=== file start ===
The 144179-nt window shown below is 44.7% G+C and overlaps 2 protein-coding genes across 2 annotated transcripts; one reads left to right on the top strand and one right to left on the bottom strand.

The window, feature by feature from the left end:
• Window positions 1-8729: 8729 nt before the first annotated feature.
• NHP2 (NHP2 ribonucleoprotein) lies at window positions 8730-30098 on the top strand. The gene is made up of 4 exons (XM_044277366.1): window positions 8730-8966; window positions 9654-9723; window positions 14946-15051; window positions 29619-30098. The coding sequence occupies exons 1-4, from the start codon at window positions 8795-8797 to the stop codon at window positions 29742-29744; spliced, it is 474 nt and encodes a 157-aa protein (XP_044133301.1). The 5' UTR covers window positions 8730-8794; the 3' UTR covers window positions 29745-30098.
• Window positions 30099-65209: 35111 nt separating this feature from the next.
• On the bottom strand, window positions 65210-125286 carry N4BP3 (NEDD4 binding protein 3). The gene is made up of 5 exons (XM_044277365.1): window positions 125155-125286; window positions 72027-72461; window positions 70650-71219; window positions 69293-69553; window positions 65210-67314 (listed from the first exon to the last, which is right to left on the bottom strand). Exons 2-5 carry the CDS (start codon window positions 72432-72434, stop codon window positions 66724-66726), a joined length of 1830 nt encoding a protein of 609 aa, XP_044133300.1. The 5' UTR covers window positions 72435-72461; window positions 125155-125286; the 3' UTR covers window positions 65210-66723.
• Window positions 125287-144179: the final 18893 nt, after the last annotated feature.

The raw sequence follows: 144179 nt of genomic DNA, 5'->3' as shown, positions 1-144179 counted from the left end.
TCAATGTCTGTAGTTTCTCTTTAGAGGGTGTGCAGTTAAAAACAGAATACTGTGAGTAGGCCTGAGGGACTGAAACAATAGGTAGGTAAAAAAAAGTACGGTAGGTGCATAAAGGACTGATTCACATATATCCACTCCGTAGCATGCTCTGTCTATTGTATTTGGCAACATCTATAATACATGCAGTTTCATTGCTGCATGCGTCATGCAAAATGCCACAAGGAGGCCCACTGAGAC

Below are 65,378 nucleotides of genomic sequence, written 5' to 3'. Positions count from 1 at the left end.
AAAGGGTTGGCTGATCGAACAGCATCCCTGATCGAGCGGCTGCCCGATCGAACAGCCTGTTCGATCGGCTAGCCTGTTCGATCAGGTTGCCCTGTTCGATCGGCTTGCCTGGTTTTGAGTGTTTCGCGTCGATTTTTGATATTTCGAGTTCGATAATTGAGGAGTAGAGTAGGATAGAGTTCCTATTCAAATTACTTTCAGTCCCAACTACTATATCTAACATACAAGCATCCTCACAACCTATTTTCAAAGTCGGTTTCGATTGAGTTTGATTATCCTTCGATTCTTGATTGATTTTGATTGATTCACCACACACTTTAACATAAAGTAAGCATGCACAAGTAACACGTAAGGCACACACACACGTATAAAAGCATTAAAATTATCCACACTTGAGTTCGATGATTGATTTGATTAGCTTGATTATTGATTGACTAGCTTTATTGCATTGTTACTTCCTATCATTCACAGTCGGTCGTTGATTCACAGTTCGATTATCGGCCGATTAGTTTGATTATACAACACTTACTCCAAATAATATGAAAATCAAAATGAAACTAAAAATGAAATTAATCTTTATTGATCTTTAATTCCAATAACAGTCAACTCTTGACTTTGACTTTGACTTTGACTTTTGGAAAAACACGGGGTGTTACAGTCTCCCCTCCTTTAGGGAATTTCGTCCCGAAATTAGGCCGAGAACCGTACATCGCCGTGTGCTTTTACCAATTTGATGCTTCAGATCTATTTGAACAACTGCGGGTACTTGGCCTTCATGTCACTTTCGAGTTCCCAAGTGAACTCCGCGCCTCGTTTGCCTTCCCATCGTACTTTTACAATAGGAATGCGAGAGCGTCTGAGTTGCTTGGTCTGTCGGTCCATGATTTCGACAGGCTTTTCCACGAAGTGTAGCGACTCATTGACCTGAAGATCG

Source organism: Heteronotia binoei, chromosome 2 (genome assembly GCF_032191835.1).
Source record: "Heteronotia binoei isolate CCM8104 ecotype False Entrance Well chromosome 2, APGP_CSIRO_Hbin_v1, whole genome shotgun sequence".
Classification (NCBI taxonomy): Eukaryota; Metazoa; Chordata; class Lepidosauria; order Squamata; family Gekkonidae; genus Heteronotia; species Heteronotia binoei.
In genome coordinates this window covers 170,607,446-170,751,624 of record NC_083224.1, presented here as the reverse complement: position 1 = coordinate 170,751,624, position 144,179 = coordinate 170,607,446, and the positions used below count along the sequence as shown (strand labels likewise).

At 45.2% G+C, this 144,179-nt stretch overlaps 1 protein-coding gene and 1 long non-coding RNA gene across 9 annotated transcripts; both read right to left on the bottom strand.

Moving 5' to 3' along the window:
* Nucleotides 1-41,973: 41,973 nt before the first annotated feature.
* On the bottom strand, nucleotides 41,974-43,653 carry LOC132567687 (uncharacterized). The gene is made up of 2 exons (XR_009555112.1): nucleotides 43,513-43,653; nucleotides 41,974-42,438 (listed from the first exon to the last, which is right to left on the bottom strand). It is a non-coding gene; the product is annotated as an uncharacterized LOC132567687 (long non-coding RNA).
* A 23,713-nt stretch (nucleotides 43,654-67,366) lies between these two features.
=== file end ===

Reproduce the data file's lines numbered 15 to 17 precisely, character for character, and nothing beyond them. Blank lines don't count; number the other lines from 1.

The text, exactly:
In genome coordinates this window covers 170,607,446-170,751,624 of record NC_083224.1, presented here as the reverse complement: position 1 = coordinate 170,751,624, position 144,179 = coordinate 170,607,446, and the positions used below count along the sequence as shown (strand labels likewise).

At 45.2% G+C, this 144,179-nt stretch overlaps 1 protein-coding gene and 1 long non-coding RNA gene across 9 annotated transcripts; both read right to left on the bottom strand.

Moving 5' to 3' along the window: